Episode 6: Everett True

Everett True is a freelance music critic and author.

Penmanship podcast episode 6: Everett True, interviewed by Andrew McMillen, 2015Born in England, True was involved with several key British music magazines throughout the 1990s and 2000s, including NME, Melody Maker and Plan B. He moved to Brisbane in 2008 and immediately made a name for himself by deriding popular bands such as Silverchair, The Vines and Savage Garden as “musical abominations” in a memorable article for The Guardian.

At the time, these comments caused significant waves among the Australian music writing fraternity. As an arrogant, opinionated young writer myself, it took some time for me to see past True’s brash, abrasive style of writing and view him as a real person with real feelings. Over the years, we became friends and colleagues, supporting each others’ work as freelancers and forming an unlikely bond.

Besides his work as a prominent music critic, True is an accomplished author, having written books on Nirvana, Ramones and The White Stripes. More recently, while living in Brisbane, he has been a PhD student at Queensland University of Technology, and when I met him at his home in the western suburb of The Gap in early June he had just submitted his PhD thesis. You’ll hear his children running around and playing nearby, as we talk about how he failed English in high school, the Blondie song that first endeared him to pop music, the origins of his pen names, his tumultuous relationship with alcohol, and the time when he pushed Kurt Cobain in a wheelchair in front of tens of thousands of people at Reading Festival in 1992.

Everett True is a former editor of Melody Maker, VOX, Careless Talk Costs Lives and Plan B in the U.K. He has written for more rock publications than most people can name. He is the author of several books on rock music featuring Nirvana, Ramones, The White Stripes and others, and was a key writer covering the rise of Nirvana and the Seattle scene in the early 1990s. Nick Cave described one of his live performances as “more entertaining than Nina Simone,” while Karen O from the Yeah Yeah Yeahs called him “the coolest man in England.” The Gossip’s members say he’s the most important music critic of their generation.

Everett True on Twitter: @EverettTrue

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2.40 Everett and his family are about to emigrate back to the UK at the end of June, having lived in Brisbane for seven years
3.20 His recently-submitted PhD is titled The Slow Death of Everett True: The changing role of popular music critics in web 2.0 environments
5.10 “It’s pretty amazing that rock criticism is still around, in many respects”
5.50 He felt that moving to Australia and working in the field of arts criticism was “like stepping back in time”
6.50 “Music criticism still isn’t valued very highly here [in Australia]”
7.40 Previously, Everett lived in Melbourne between 1999 and 2000 and wrote for The Age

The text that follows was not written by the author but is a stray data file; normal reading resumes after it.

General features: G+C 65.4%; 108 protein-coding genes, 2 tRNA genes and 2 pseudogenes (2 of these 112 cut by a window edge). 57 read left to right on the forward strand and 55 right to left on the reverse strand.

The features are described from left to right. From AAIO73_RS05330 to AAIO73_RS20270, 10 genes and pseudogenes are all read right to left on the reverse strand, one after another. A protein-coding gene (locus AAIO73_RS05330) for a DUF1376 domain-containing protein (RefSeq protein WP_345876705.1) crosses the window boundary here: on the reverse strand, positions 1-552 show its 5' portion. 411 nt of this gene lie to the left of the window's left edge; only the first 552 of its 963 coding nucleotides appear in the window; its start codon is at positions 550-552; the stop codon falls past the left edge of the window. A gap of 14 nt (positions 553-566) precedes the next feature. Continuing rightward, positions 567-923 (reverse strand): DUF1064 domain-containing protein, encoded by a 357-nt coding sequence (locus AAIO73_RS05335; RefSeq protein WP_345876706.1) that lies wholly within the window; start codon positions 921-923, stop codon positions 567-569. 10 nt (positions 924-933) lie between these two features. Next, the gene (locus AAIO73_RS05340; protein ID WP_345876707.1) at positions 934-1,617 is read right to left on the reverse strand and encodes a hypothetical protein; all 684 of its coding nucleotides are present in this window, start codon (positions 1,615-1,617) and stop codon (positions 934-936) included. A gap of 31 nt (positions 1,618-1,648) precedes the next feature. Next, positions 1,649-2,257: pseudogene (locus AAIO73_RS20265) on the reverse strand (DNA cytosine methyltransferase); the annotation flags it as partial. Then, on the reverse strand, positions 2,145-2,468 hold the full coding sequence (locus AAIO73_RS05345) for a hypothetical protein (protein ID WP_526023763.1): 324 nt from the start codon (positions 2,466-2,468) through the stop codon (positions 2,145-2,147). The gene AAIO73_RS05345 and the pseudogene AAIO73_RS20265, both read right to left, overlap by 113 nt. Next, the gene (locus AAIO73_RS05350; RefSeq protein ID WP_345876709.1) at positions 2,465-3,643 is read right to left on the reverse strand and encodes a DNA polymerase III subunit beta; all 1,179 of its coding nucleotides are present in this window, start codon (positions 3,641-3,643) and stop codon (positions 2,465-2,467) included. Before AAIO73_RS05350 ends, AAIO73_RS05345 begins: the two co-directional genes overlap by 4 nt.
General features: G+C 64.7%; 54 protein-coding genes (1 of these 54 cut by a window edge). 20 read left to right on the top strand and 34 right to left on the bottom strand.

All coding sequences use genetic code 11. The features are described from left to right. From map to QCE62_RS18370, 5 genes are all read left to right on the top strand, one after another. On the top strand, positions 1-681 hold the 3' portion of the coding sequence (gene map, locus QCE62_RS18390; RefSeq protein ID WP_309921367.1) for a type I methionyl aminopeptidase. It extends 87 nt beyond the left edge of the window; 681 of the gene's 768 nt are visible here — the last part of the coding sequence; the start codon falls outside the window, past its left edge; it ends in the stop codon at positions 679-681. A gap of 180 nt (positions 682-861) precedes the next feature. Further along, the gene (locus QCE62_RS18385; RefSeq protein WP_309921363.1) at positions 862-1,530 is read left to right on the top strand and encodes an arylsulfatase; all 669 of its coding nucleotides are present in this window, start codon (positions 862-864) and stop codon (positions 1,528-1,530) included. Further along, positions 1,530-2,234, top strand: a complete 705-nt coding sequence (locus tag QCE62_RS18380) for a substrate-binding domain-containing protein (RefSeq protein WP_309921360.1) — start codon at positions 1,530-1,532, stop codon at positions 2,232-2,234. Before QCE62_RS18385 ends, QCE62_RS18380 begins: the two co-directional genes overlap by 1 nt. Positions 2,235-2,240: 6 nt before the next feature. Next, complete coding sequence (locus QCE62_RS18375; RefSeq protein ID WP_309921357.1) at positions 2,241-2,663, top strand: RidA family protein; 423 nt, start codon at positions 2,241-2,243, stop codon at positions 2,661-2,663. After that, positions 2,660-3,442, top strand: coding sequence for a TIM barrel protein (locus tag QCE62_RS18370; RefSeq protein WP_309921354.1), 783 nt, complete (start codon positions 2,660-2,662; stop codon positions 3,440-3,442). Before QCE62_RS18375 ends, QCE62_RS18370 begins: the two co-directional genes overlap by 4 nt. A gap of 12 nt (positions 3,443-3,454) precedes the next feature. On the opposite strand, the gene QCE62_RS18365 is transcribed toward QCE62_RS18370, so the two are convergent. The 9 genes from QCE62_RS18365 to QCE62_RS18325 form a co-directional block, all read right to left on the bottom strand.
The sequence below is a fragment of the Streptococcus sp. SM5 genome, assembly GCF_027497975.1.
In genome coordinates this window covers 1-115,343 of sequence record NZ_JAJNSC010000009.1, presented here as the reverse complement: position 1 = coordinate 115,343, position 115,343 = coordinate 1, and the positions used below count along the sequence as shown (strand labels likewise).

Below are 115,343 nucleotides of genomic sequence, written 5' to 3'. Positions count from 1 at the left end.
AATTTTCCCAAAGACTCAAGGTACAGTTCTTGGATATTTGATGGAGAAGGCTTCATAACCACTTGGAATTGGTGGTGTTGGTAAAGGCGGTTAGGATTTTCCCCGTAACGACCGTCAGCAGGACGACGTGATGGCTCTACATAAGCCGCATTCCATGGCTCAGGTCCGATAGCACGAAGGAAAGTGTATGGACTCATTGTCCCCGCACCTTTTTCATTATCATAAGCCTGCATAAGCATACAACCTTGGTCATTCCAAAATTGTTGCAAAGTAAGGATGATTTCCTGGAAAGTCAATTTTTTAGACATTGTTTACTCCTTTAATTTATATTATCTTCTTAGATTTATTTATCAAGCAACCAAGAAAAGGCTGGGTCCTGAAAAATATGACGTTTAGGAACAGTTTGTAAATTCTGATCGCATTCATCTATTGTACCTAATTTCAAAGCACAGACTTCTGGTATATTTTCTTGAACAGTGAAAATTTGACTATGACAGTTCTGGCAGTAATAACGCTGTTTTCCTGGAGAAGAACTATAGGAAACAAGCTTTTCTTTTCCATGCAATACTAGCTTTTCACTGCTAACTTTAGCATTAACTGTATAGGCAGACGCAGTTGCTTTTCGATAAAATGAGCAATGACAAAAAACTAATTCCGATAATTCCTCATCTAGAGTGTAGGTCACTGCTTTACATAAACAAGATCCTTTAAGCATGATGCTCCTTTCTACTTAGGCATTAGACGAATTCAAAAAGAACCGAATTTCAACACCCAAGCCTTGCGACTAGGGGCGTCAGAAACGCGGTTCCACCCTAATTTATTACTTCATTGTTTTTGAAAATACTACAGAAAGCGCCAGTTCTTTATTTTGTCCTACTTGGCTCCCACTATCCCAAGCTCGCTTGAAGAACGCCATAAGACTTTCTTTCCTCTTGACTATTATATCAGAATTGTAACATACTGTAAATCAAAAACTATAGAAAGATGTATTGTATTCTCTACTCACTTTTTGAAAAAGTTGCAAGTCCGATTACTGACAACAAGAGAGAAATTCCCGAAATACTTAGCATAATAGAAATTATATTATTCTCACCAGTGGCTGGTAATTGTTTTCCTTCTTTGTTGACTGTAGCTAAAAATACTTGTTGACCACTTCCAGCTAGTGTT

9.20 Everett didn’t have any writing work lined up when he arrived in Melbourne, or in Brisbane a few years later
10.05 When Everett was 15 or 16, he would visit the local library and read about six books a day
11.50 Everett failed English in high school, partly because no-one taught him how to write essays
13.10 “I only learned how to write when I started editing people”
13.40 Everett’s parents were both teachers toward the end of their careers; previously, his father worked at Marconi Electronics, and his mother looked after the six children until she was into her 40s
15.40 Of the six children in his family, Everett was the fourth, and “felt invisible” in the hierarchy
16.50 “When most people first meet me, they think I’m an extrovert. I don’t see that myself at all; I’ve never felt that way”
17.40 On being bullied at school, and learning how to avoid that kind of attention
19.20 Everett went to university to study maths and philosophy because he didn’t want to disappoint his parents
20.20.00 Everett’s ideal job now is to be a staff writer at a “decent publication” such as The Guardian
23.10 Music entered Everett’s life at age 17, when some friends started listening to punk
22.40 The moment where it all clicked was hearing ‘Denis’ by Blondie for the first time. “I heard the promise of a future life”
23.40 Another song that Everett has never tired of is ‘Be My Baby’ by the Ronnettes, which he has heard “thousands and thousands of times”
24.30 Everett worked a newspaper round and at a newsagent as a young man, where he first encountered music magazines
26.00 “Some of the writers, they become like gods to you, because you’re following their every word. They are writing the gospel within your own world”
26.50 What Everett learned from his job working a newspaper round and at the newsagent
27.40 “It’s pretty bad; I stole for several years in my late teens because we didn’t have any money. I shoplifted, I stole; I was pretty lucky not to get caught”